Sampey on bike
Angelle Sampey chats with racing fans at O'Reilly Raceway Park, Indianapolis, where she competed in the Mac Tools U.S. Nationals over Labor Day weekend.

INDIANAPOLIS, Ind. (TRADOC News Service, Sept 14. 2007) - When one thinks of vehicles and the Army, the mental picture that usually comes to mind is those huge mega-ton tanks and heavily armored trucks and Humvees.

Each week, however, a few more vehicles wearing Army colors are fulfilling their missions. They include a Chevrolet driven by Mark Martin for the NEXTEL Cup National Association of Stock Car Auto Racing (NASCAR) series; the sleek and speedy top fuel dragster guided by Tony Schumacher; and a pair of Suzuki motorcycles ridden by Angelle Sampey and Antron Brown, who are members of the National Hot Rod Association (NHRA).

The drivers are part of an Army marketing strategy - they reflect the diversity of America's oldest service, and they're the embodiment of the latest ad slogan "Army Strong." One of their jobs as they compete in the national racing circuit is to be noticed and appreciated by potential recruits and/or the families who may influence a decision to join the armed forces.

Their success can be seen in the faces of enthusiastic enlistees like Natalia Silva, 18, who attended the recent NHRA race near her hometown of Elizabeth, N.J. "I always wanted to go into the Army since I was a little girl in Brazil," she gushed. "It's a great opportunity." Silva also expressed the excitement of seeing a female competing in the NHRA.

Actually, Sampey is doing more than merely "competing" ... she often dominates the track. She may be only five-feet tall, but Sampey is a giant in the motorsport world. She won the NHRA Pro Stock Motorcycle event in 2000, 2001, and 2002, and is the most-winning female in NHRA history after only 10 years in the sport.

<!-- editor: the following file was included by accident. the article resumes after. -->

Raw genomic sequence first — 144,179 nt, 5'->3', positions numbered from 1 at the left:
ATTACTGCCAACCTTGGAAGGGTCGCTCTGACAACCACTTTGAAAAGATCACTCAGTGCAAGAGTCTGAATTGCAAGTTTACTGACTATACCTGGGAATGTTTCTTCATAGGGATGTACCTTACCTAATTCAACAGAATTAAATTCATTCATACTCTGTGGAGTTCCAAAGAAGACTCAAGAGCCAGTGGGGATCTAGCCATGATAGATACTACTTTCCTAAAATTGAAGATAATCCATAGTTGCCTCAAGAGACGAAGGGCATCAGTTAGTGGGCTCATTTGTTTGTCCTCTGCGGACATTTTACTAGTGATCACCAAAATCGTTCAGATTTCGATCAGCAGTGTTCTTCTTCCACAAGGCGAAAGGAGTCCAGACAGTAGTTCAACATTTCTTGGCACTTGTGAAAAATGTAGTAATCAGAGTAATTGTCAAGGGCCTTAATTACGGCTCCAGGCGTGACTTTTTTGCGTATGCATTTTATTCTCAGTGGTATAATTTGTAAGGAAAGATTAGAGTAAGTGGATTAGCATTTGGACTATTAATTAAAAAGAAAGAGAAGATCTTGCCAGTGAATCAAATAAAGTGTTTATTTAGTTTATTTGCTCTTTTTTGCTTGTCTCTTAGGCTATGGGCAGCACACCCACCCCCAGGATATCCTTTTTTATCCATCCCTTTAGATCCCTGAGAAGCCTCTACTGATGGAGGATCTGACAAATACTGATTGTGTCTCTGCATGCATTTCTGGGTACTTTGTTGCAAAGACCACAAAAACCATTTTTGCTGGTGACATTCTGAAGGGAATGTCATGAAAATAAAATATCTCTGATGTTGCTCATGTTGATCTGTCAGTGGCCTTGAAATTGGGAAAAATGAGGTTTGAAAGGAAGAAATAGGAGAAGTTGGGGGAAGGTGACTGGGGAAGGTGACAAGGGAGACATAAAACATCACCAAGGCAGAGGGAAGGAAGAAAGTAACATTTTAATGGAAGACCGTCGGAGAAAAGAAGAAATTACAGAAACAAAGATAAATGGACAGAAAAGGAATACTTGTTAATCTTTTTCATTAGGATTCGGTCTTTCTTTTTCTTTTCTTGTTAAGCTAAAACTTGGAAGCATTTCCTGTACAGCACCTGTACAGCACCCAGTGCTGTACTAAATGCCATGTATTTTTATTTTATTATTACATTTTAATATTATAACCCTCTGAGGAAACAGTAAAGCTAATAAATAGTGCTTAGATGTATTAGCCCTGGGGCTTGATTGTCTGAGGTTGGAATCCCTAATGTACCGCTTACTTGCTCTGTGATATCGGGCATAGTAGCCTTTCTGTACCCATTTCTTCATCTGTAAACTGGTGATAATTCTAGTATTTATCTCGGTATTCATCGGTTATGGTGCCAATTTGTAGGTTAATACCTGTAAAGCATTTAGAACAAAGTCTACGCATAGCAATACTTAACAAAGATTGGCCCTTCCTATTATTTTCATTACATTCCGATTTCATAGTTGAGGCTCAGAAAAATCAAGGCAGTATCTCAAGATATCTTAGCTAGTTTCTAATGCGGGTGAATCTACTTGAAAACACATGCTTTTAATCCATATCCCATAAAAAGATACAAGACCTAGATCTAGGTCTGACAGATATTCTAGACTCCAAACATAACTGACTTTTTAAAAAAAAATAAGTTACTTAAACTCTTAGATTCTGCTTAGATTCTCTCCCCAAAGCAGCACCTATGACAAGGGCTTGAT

She finished third in points last season and has placed in the top five for nearly all of her 10 seasons. She set a new national speed record of 6.871 seconds at 194.21 mph while at Englishtown, N.J. June 23. At the Toyo Tires National Championship in Maple Grove, Pa., Aug. 18, she matched the second highest national speed record of 6.901 seconds and 193.96 mph.

Sampey hopes to secure her fourth world championship - her first while being sponsored by Army - in a few weeks. As of Aug. 31, she was ranked second with five more races to go in the 2007 series, which concludes Nov. 5 at Ponoma, Calif. She's been the top qualifier in five races so far this season, winning April 1 in Houston.

Sampey was sponsored by RJ Reynolds when she first met Army Lt. Gen. Dennis Cavin, then Commanding General of the U.S. Army Recruitment Command. She was introduced by Tony "The Sarge" Schumacher, the five-time world dragster champion, and driver of the Army's Top Fuel dragster.
"He wanted the general to meet all of the world champs, and I was (one of them) that year," she said.

The general gave Sampey an Army pin to wear, and she won the race that weekend. By the end of that year she lost her sponsor, RJ Reynolds, and she was looking for a new one. Two weeks later, Sampey was riding an Army Suzuki motorcycle.

"Fortunately, I fit the right marketability they were looking for," Sampey said. She also believes it's because both she and teammate Antron Brown represent themselves well off the track as well as they do on the track.

"You just never know who's watching," Sampey explained.

Although RJ Reynolds was a "great company," she said she was promoting a product she doesn't use - cigarettes.

"This is so totally different," Sampey said about the Army sponsorship. "We're offering an opportunity to young people."

Another bonus: Sampey may talk and interact with young people; something she wasn't permitted to do while representing the tobacco company due to underage smoking restrictions.

Furthermore, she said she enjoys the Army sponsorship because, frankly, she admires Soldiers and prays for their safety every night.

"I love the Soldiers; I'm so devoted to them," she said. "I feel responsible when I'm representing them, and I want to win for them. It's our way of showing our appreciation; by doing well on the race track."

Sampey's connection to the Army goes farther than just how fast she can drive a motorcycle. She also worked as an intensive-care nurse before turning pro on the motorcycle tour.